Community and administration

Entries about Baha'i community life, about Baha'i administration, and about how the two intersect.

Banned From Church

Reviving an ancient practice, churches are exposing sinners and shunning those who won't repent.

On a quiet Sunday morning in June, as worshippers settled into the pews at Allen Baptist Church in southwestern Michigan, Pastor Jason Burrick grabbed his cellphone and dialed 911. When a dispatcher answered, the preacher said a former congregant was in the sanctuary. "And we need to, um, have her out A.S.A.P."


Half an hour later, 71-year-old Karolyn Caskey, a church member for nearly 50 years who had taught Sunday school and regularly donated 10% of her pension, was led out by a state trooper and a county sheriff's officer. One held her purse and Bible. The other put her in handcuffs. (Listen to the 911 call)

The charge was trespassing, but Mrs. Caskey's real offense, in her pastor's view, was spiritual. Several months earlier, when she had questioned his authority, he'd charged her with spreading "a spirit of cancer and discord" and expelled her from the congregation. "I've been shunned," she says.

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The Startup Faith

In my day job, I work in the Internet industry. I have worked at, and with, many startups over the years. Working at a startup is often the most exciting, fun, empowering, stressful, uncertain, challenging, and rewarding environment many people encounter in their professional lives. A startup has a number of characteristics that make it a unique experience including a constant lack of resources, a need to focus on the right opportunities (at the right time), a need for everyone to be flexible and multifaceted, a threat of overwhelming failure and a threat of too much success coming to fast.

Baha’i Faith – a startup religion

{josquote}At a startup, people believe.{/josquote}

In a few ways, the Baha’i Faith is like a startup. We have a constant lack of resources and it forces us to make hard choices about what opportunities we are going to go after. Baha’is have to be multifaceted and do whatever tasks need to be done, even if we are not trained, equipped, or particularly excited about those tasks. We have a constant threat of failure. We know that for us, failure of our efforts causes the delay of that promised Day when the Baha’i World and the long awaited New Jerusalem can arrive in the world. Therefore, the longer we fail to grow, the more the world suffers and the longer mankind has to wait for a unified and peaceful world to live in. And finally, we know that if we did have millions of people interested in joining our Faith overnight, our current systems and processes would likely be overwhelmed, and that success might be equal to failure if we fail to capitalize on it.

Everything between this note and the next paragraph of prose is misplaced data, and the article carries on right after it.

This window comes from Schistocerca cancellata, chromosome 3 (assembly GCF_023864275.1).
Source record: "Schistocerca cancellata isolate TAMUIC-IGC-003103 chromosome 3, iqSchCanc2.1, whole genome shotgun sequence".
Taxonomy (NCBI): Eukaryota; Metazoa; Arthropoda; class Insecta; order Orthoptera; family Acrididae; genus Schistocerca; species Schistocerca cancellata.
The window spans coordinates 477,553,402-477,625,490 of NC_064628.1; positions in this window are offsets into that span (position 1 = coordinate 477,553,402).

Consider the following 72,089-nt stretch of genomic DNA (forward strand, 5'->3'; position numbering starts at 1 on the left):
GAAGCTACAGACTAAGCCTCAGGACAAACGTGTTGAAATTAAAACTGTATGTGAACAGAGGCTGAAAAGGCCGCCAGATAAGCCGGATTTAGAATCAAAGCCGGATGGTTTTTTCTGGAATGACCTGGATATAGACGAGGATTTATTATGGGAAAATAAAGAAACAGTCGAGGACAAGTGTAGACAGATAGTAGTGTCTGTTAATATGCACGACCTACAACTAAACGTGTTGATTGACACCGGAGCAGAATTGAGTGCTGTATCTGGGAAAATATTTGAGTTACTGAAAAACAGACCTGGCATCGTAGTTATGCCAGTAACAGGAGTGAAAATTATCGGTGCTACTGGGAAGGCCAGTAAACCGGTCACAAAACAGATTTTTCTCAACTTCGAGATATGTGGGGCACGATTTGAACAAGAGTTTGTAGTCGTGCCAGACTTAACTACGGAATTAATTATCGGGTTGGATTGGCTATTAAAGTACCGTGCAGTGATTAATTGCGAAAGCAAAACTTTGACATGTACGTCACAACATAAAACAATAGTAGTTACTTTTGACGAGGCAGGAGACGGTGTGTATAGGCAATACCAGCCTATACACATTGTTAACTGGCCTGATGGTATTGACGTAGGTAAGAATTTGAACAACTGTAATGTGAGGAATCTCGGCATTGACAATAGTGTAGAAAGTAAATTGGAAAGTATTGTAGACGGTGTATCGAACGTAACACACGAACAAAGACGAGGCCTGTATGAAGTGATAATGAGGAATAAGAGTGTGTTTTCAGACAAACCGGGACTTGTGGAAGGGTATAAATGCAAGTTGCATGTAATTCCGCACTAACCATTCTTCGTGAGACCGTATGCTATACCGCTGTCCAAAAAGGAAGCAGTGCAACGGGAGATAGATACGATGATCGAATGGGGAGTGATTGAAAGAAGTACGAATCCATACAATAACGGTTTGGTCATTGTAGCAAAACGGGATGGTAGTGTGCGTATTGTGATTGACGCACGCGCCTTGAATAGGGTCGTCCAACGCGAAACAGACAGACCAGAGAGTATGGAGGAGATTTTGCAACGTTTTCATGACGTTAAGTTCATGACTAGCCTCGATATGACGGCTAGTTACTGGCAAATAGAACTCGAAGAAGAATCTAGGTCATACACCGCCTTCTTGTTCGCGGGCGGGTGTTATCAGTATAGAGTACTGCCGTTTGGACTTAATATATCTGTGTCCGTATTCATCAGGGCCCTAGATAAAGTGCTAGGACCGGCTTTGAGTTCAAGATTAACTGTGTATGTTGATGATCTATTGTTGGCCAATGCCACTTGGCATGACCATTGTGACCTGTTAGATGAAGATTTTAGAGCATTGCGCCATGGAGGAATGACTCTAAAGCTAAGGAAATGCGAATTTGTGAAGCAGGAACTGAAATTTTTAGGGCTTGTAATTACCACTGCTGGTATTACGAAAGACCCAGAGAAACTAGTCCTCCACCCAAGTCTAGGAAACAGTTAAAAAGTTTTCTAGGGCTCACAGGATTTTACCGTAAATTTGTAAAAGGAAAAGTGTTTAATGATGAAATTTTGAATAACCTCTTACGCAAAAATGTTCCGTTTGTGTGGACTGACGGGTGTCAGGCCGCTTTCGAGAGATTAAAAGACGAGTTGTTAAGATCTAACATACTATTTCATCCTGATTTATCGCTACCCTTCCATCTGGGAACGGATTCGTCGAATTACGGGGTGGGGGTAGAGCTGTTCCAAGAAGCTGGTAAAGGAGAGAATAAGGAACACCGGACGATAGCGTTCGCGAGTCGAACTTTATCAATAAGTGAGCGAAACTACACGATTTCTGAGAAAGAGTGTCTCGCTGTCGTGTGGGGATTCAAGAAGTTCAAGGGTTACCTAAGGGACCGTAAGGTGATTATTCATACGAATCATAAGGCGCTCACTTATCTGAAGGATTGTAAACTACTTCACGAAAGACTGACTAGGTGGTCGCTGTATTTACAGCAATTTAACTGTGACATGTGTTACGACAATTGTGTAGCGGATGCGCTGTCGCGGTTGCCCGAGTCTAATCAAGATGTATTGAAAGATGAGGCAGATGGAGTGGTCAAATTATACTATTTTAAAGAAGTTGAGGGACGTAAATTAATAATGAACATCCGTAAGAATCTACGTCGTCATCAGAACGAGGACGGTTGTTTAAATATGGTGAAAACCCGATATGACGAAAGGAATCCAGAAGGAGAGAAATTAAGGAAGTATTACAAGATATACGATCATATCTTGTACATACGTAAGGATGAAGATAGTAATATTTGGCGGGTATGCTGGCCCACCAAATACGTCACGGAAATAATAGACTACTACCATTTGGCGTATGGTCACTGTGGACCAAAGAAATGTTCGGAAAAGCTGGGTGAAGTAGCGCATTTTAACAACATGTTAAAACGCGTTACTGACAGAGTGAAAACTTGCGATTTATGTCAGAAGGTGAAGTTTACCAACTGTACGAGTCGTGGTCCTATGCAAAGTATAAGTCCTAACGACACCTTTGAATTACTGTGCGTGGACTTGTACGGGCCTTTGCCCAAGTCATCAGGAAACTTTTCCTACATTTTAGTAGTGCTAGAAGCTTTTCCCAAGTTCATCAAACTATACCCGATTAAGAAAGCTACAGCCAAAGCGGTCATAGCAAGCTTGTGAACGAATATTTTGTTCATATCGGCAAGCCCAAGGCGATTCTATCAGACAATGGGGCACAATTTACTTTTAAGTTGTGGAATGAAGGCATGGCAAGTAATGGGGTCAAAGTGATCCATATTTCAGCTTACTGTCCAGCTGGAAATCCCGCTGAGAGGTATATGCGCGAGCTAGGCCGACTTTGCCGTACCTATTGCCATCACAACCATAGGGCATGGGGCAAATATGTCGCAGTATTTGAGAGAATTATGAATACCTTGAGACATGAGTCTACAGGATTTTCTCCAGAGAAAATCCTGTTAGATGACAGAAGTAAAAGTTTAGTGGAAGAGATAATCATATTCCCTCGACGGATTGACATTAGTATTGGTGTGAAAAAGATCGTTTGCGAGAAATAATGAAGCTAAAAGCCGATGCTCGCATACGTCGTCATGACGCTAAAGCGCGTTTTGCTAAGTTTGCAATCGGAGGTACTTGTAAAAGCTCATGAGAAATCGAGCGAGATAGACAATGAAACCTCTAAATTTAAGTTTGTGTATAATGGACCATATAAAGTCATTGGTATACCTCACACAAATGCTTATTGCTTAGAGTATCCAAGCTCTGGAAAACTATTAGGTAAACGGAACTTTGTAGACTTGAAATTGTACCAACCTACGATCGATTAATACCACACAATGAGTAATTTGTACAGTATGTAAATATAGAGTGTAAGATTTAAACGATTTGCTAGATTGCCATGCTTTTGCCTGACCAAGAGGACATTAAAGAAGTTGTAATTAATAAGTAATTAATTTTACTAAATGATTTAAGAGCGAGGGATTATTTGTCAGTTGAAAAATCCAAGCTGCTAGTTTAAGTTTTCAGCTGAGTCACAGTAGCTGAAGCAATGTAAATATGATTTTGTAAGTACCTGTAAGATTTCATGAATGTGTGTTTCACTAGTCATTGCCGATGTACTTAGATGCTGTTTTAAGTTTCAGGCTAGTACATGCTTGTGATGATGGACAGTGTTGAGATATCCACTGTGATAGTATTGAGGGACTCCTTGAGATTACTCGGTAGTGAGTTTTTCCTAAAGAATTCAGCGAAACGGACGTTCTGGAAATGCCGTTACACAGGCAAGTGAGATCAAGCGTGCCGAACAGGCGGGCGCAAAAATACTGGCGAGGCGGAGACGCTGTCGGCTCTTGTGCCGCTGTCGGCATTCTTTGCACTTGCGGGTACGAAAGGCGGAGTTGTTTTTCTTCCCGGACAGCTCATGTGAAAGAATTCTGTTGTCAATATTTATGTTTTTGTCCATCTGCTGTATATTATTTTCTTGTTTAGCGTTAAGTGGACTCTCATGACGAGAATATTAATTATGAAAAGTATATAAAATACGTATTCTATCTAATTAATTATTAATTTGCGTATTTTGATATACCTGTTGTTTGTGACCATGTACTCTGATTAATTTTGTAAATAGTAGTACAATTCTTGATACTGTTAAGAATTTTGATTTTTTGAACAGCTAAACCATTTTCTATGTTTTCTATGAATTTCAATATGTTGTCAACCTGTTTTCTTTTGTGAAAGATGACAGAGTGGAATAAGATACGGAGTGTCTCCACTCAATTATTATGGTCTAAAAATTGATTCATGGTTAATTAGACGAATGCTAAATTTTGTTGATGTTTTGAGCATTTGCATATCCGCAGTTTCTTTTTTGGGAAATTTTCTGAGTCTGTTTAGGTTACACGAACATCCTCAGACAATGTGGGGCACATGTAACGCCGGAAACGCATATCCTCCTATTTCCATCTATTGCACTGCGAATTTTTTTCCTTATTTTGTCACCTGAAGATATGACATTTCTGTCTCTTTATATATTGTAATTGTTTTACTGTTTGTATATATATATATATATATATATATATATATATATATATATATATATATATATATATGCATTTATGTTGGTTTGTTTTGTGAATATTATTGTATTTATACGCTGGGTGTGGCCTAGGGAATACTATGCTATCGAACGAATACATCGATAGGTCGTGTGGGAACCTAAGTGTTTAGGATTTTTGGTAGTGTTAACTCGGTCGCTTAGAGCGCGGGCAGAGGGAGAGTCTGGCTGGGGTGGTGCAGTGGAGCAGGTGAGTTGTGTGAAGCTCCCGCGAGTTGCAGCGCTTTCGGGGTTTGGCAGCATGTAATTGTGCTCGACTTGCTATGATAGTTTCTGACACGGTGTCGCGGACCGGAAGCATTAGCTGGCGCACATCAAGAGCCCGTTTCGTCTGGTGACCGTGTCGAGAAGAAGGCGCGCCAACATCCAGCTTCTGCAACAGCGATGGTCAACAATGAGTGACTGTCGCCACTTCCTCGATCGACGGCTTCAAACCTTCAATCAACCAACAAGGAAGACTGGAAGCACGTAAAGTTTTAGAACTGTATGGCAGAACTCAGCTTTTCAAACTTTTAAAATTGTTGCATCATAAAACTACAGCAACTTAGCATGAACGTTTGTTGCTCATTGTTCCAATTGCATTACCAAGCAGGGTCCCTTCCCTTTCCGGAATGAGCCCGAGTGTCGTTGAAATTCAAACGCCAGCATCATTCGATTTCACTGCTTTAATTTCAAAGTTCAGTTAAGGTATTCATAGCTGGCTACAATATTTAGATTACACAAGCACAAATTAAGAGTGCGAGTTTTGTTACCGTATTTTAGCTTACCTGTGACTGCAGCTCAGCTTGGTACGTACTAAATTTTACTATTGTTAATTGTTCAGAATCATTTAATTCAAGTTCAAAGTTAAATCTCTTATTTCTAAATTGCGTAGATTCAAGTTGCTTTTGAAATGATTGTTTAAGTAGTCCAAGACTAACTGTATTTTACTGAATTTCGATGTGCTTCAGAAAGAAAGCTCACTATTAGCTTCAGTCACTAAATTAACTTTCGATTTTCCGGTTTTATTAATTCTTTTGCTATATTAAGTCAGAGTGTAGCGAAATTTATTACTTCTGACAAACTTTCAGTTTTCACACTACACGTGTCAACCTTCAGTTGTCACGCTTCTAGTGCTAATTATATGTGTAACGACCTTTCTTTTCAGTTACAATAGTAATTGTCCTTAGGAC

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In the Hands of the Hands

Monday, Dec. 09, 1957

The problem of succession is a tricky business in the patriarchal Moslem world. The Shiite Moslems broke with the Sunnis over naming the successor to Mohammed; the Babists broke with the Shiites over the successor to the successor; and, in more recent times (1863), the Bahais splintered from the Babists when Baha'u'llah proclaimed himself the true successor or Bab (literally, "gate" to Paradise). Last week the Bahais, who claim a membership of close to 10,000 in the U.S. (1,500,000 in the world), wrestled with a succession problem of their own.